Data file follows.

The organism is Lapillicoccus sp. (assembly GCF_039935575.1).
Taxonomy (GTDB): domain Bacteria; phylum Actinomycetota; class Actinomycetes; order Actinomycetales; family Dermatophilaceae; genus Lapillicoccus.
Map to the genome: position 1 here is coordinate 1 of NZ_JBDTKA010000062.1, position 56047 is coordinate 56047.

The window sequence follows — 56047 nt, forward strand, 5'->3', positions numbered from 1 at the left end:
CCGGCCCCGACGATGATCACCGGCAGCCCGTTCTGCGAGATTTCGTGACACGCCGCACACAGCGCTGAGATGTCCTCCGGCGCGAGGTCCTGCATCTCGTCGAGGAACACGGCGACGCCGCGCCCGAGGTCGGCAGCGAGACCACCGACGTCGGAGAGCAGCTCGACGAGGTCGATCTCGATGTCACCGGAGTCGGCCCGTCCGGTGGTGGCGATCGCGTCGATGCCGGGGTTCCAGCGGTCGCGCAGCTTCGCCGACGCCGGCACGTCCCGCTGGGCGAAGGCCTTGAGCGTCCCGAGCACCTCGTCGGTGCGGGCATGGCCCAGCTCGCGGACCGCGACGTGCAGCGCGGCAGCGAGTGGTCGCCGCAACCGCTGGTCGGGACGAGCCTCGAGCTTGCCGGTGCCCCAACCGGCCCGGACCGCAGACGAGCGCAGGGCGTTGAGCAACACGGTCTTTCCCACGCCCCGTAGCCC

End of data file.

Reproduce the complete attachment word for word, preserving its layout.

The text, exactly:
The organism is Lapillicoccus sp. (assembly GCF_039935575.1).
Taxonomy (GTDB): domain Bacteria; phylum Actinomycetota; class Actinomycetes; order Actinomycetales; family Dermatophilaceae; genus Lapillicoccus.
Map to the genome: position 1 here is coordinate 1 of NZ_JBDTKA010000062.1, position 56047 is coordinate 56047.

The window sequence follows — 56047 nt, forward strand, 5'->3', positions numbered from 1 at the left end:
CCGGCCCCGACGATGATCACCGGCAGCCCGTTCTGCGAGATTTCGTGACACGCCGCACACAGCGCTGAGATGTCCTCCGGCGCGAGGTCCTGCATCTCGTCGAGGAACACGGCGACGCCGCGCCCGAGGTCGGCAGCGAGACCACCGACGTCGGAGAGCAGCTCGACGAGGTCGATCTCGATGTCACCGGAGTCGGCCCGTCCGGTGGTGGCGATCGCGTCGATGCCGGGGTTCCAGCGGTCGCGCAGCTTCGCCGACGCCGGCACGTCCCGCTGGGCGAAGGCCTTGAGCGTCCCGAGCACCTCGTCGGTGCGGGCATGGCCCAGCTCGCGGACCGCGACGTGCAGCGCGGCAGCGAGTGGTCGCCGCAACCGCTGGTCGGGACGAGCCTCGAGCTTGCCGGTGCCCCAACCGGCCCGGACCGCAGACGAGCGCAGGGCGTTGAGCAACACGGTCTTTCCCACGCCCCGTAGCCC